Tuesday, July 13, 2010

Feel what they felt

7-13-10 @ 3:53p

I’m looking forward to the memories of right now…

Shout out to the Dutch not winning the World Cup. I know I know, I’m hating. But Slave Coast will do that to you. Not that the Spanish are much better…

Am I the only one that listens to the Drake album at least every other day? 10 Light Up #nowplaying. Thanks @tajordan2 for the album.

So, I promised I’d tell you about Slave River. We visited the river on July 9th. It was another emotional journey. Before arriving I was a bit confused about what went on at Slave River. The drive to the river from the coast where the castles remain was about an hour. Our tour guide began to explain the significance of what we were preparing to experience. First he told us we were going to travel along the same path our ancestors traveled. He asked us to remove our shoes in order to feel what they felt. He mentioned that in the past there were poisonous thorns on the ground that would cut the feet of people and lead to their deaths. Slaves came from all over the western portion of Africa. They walked in shackles for days, barefoot, all times of the day and night. They were fed well as they traveled to Ghana in order to prepare for the auction. But many did not survive the journey, either they died from poison, wild animals attacking in the night, or simply fatigue. Children also passed along the way. The tour guide asked us to close our eyes and grab the shoulder of the person in front of us. He wanted us to feel what it would be like to walk through a foreign land in the night. The sound of the river grew louder.

Those that made it were brought to the river for their last bath. We learned that there are actually rivers separated by a few rocks. One for bathing, the other for drinking and within 10 feet from each other. To date, the community still drinks out of only one side. Some of us stepped into the water. Chills shot up my body, more so from the horror of the past than the cold water. I washed my legs, arms, and face. Kept my hands in the water. Looking at my reflection. I held back tears as I thought about being covered in oil after bathing and sent to the auction block.

We walked over to the drinking river. I know I’m not supposed to drink the water, but I had to. If I get malaria, I guess we know why. Sonny says, “hold on, let me drink with you.” He’s a cool person. I’m blessed to have met him and shared the experiences with him and stories. Just before drinking the water, a tear dropped but I laughed to alleviate the emotional ride. We walked back the way we came, for us we went to the bus. For those before us, they were sold and held at the castles we visited a day before. And then shipped to a new land. For most, never to return.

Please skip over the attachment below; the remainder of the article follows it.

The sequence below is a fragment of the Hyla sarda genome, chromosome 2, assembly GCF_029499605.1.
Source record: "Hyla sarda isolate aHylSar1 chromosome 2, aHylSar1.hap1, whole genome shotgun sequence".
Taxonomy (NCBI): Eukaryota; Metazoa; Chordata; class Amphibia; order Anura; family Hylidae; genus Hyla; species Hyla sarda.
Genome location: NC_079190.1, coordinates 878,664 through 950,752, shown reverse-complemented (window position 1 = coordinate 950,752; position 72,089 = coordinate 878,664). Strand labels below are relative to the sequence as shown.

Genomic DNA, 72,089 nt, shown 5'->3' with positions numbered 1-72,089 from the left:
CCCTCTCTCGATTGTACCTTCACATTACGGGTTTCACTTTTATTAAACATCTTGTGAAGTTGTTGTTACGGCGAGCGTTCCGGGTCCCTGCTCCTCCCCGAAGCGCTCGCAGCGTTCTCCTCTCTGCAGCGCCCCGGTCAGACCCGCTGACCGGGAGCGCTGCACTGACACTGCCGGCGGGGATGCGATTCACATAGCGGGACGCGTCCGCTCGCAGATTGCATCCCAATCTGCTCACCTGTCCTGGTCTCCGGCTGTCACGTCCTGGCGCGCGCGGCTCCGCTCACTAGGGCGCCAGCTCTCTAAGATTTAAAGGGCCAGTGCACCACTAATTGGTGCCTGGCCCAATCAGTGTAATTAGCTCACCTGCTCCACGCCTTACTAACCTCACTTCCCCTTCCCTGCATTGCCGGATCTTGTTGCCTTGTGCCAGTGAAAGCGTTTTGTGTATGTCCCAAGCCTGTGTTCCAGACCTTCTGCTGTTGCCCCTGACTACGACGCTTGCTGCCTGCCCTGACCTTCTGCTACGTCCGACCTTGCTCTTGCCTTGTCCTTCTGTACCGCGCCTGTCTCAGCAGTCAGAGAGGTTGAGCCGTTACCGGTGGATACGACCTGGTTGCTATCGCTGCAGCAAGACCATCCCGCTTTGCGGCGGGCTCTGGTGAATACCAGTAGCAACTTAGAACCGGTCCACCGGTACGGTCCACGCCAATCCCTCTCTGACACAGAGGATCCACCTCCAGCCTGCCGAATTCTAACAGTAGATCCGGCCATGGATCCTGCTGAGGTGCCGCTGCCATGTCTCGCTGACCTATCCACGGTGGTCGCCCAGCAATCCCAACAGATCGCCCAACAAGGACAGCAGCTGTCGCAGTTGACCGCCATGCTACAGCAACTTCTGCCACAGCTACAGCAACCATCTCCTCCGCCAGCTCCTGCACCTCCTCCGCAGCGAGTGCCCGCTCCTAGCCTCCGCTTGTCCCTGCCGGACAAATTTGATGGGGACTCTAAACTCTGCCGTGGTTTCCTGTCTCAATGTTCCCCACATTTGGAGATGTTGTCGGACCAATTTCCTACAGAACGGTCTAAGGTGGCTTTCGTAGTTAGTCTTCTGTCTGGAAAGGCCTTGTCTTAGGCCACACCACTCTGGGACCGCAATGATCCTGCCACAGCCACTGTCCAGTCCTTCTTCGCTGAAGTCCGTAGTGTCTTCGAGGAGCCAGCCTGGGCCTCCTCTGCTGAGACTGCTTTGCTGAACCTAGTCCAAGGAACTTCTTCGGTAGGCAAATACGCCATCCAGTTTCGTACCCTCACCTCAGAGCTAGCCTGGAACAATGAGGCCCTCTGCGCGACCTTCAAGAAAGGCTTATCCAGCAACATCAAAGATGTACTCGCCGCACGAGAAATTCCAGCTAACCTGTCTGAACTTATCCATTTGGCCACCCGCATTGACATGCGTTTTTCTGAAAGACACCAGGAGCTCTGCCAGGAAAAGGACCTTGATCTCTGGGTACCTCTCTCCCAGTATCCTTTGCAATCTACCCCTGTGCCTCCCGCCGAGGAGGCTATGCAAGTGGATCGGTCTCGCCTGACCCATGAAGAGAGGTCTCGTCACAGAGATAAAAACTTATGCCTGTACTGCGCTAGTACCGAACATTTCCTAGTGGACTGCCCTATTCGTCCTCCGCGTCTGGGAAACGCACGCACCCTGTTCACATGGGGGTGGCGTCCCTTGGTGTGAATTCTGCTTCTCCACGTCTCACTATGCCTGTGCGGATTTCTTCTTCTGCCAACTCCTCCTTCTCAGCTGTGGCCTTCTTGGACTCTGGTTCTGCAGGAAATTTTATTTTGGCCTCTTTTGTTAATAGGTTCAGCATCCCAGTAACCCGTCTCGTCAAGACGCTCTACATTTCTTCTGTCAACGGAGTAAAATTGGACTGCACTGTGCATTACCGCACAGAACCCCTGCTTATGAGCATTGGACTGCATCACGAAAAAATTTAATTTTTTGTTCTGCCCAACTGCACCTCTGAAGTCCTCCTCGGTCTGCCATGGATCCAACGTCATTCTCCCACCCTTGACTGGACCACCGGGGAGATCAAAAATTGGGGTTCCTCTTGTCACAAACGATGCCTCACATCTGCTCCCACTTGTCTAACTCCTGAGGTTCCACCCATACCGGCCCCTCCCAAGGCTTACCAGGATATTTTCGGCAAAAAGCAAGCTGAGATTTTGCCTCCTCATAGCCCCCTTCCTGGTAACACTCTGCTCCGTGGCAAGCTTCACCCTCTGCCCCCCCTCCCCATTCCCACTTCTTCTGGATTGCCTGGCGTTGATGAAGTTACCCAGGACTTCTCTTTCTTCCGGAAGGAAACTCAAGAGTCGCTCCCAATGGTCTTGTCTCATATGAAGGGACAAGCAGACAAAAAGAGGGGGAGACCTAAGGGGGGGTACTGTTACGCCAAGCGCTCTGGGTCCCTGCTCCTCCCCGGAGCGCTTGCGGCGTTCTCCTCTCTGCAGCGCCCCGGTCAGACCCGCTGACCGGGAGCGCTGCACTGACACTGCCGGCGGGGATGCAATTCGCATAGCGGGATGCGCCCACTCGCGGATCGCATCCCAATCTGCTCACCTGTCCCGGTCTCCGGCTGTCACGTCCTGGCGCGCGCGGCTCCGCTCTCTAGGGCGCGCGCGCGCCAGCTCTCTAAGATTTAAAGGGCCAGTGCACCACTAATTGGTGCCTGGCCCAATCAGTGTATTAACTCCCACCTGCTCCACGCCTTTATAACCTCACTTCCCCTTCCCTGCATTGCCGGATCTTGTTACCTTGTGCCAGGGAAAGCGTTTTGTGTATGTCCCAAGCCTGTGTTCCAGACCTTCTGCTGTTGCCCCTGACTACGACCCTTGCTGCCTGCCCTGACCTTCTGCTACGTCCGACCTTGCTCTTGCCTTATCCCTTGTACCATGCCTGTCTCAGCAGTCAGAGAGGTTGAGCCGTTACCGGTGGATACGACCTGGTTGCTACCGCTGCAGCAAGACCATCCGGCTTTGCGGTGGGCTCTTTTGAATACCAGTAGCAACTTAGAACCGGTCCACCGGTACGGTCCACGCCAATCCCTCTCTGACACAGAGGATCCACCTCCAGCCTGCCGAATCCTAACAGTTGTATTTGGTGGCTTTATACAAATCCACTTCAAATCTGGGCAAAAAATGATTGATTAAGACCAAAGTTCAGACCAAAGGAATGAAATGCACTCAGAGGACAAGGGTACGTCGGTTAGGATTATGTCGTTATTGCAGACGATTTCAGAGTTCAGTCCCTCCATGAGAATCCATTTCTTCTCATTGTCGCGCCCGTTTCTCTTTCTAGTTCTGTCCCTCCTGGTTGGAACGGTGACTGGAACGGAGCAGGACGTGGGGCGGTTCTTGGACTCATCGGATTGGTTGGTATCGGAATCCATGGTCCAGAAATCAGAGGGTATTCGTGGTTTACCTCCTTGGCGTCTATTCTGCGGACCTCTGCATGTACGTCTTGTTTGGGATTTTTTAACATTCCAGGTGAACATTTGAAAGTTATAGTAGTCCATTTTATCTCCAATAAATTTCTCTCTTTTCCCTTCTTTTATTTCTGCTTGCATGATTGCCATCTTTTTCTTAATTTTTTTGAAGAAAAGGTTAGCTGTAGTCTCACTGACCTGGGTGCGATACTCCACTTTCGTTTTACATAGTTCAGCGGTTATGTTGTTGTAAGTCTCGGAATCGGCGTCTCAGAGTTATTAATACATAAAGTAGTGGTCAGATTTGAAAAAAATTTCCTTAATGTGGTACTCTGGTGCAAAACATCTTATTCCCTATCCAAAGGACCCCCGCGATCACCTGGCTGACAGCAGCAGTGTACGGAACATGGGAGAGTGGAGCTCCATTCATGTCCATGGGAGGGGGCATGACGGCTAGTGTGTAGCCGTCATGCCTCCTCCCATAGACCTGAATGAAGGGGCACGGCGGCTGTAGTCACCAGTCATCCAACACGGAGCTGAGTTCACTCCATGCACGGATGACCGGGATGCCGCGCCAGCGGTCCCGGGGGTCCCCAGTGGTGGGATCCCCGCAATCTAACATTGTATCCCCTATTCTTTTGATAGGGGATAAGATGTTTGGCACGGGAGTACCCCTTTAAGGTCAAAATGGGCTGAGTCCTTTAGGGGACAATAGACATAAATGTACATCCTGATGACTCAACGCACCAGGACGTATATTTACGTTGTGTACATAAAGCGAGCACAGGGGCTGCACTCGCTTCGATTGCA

Saturday and Sunday were free days. We went to the club on Friday night, GREAT TIME. Then most of us slept on Saturday. I slept off a sore throat. Sunday was relaxing as well, much of the same. For the students, they spent most of the day finishing their first of three papers.

Yesterday we had an interesting class about W.E.B. and Shirley Graham DuBois. They are two people that should be studied in every school around the world. We left class and visited the DuBois museum. For the last few years of W.E.B.’s life he lived in Ghana and his house was turned into a museum and the bodies of both Shirley and W.E.B. are buried there. Their historical impact on the world and lives of those in the African Diaspora should not be overlooked.

Today we did some community service. We traveled to a local elementary school and helped to build a library and computer lab. The structure is not yet built so we spent about 4 hours mixing cement, hauling and laying bricks. This was a lot of fun most of us and a great workout. Doing something tangible like this was rewarding. The construction guys used scrap wood and built UNSECURE platforms to stand on. You would hear them call “marter” when they needed more cement and “brick” when they were ready for more bricks. They would place two bricks first, one on each end of the wall, then tie a rope around the bricks to make sure the structure would be straight.